As a conclusion

Changes in the way mental disorders are perceived, and thereby, the approach to their necessities and problems make it evident the need to perform a pedagogic intervention, in the context of community attention. However, from the analysis of the current reality, the forgetting and absence of socio-educational proposals in the definition of social policy on mental health and severe metal disorders can be verified.

Moreover, the actual setting-up of the community model has been left half-finished, putting aside the social and the educational, community, labor, and residential support and insisting on a clinical model in which large part of the “social” programs intended for these people and /or their families come from mental health services. This way, one must shy way from partial solutions and treatments and take global and holistic actions, as Desviat (2011: 292) expresses:

The community is not rotation between mental health centers […] nor is it an attention program for the poor, as it has been reduced to in the United States […], the community is interconnected work, action in a territory in continuous interaction with citizens and their organizations. Citizenry that is part of the processes, that makes the assistance process its own.

If the integration of people with severe mental disorder into the community is a fundamental principle, value and goal of contemporary mental health (Wong et al., 2011), housing emerges as the main support for integration and recovery management.

On the one side, it has been demonstrated that they are effective rehabilitating resources that improve clinical aspects and basic functioning, but also increase the quality of life and strengthen sense of community belonging and social relationships. On the other, the fact that the very patients perceive improvement is of the utmost importance, as it increases their self-esteem and self-confidence to carry out any activity, being assured they have a house and the necessary supports to do so.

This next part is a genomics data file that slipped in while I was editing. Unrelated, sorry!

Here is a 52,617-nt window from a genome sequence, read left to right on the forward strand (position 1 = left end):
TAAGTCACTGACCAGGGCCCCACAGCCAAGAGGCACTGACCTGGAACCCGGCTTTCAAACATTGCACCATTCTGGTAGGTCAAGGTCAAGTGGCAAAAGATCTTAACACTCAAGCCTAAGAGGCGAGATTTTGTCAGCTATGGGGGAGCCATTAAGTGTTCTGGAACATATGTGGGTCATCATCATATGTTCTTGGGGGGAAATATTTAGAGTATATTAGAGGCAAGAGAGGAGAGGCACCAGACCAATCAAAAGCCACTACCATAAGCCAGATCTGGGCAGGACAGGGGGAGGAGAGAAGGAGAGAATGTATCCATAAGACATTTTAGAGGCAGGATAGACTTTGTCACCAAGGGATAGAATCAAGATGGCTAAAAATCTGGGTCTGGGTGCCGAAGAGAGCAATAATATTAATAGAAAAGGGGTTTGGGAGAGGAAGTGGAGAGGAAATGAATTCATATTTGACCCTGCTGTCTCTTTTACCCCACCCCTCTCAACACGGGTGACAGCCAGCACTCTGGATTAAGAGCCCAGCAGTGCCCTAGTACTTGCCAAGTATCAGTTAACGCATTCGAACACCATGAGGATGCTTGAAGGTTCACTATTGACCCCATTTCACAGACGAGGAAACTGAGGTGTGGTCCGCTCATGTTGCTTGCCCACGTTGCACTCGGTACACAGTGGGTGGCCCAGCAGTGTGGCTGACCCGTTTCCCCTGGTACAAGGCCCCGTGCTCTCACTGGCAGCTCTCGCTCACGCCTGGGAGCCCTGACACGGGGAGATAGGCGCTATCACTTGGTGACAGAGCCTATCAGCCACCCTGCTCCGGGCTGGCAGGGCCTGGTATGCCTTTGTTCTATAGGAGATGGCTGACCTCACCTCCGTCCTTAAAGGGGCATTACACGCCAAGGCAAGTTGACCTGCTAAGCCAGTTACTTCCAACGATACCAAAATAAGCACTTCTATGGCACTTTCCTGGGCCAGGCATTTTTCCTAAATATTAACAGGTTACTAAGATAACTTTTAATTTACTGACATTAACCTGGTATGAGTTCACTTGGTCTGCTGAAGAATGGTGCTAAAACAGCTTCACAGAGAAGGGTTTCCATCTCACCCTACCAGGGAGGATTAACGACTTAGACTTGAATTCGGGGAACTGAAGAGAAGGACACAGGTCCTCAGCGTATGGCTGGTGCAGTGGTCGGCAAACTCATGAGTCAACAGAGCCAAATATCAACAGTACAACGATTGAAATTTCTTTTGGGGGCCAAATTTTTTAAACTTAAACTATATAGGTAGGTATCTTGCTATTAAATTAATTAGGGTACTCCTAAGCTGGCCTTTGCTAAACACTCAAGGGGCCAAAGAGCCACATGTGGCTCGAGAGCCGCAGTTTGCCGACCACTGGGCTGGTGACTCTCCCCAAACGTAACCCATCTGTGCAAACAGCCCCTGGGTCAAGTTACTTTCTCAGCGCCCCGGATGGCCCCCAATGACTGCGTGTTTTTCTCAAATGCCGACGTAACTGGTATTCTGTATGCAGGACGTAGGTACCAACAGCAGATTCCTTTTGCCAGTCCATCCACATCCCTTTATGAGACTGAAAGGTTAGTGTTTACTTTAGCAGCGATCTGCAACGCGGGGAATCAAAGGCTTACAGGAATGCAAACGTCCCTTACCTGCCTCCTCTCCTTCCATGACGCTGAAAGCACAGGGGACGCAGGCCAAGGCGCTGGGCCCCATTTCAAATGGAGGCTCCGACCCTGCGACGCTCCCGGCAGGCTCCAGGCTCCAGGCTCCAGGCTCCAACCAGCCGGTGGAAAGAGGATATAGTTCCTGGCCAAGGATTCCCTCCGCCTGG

This way, the ultimate goal of residential services for people with SMD is to serve as a starting point to accomplish a change in role from “client” to citizen by means of housing (Newman and Goldman, 2008) and also by means of education and employment opportunities (Piat and Sabetti, 2010).

However, not only is it a resource in which direct intervention may be the link to the rest of community services, but also directly places the individual in the community, in a neighborhood on which to lay the foundations for civil participation so that joint work is undertaken as a symbiosis of citizenship foment, improving not only their personal situation, but also reducing the stigma, eliminating negative labels from society. This becomes the reduction of social rejection and directly improves their social inclusion, and successively, in a cycle of mutual improvements generated by such community construction.

In order to build that “community recovery cycle”, in the first place, it is necessary to set up public policies that actually back stable housing support, as well as coordinated educational, health care and labor systems that guarantee universal and equitable services, in which complementariness and collaboration, not competence and lack of solidarity, act together (Desviat, 2011).

This claim seems to become a utopia at a time of social cutbacks and dismantling of the Welfare State in the European context, whose two main foundational principles, solidarity and social citizenship (Román-Brugnoli et al., 2014), are crumbling down. This way, the social effects of the crisis in Spain are rather noticeable both from the individual and collective standpoints, increasing the risk of social fracture.

The economic crisis leads to increasing social needs related to employment, housing, income and food and especially affects those in worse poverty situations and social exclusion and also people with SMD (García-Pérez, 2013b). Before this panorama, many people with SMD live in chronic poverty and do not have the necessary resources to access decent housing.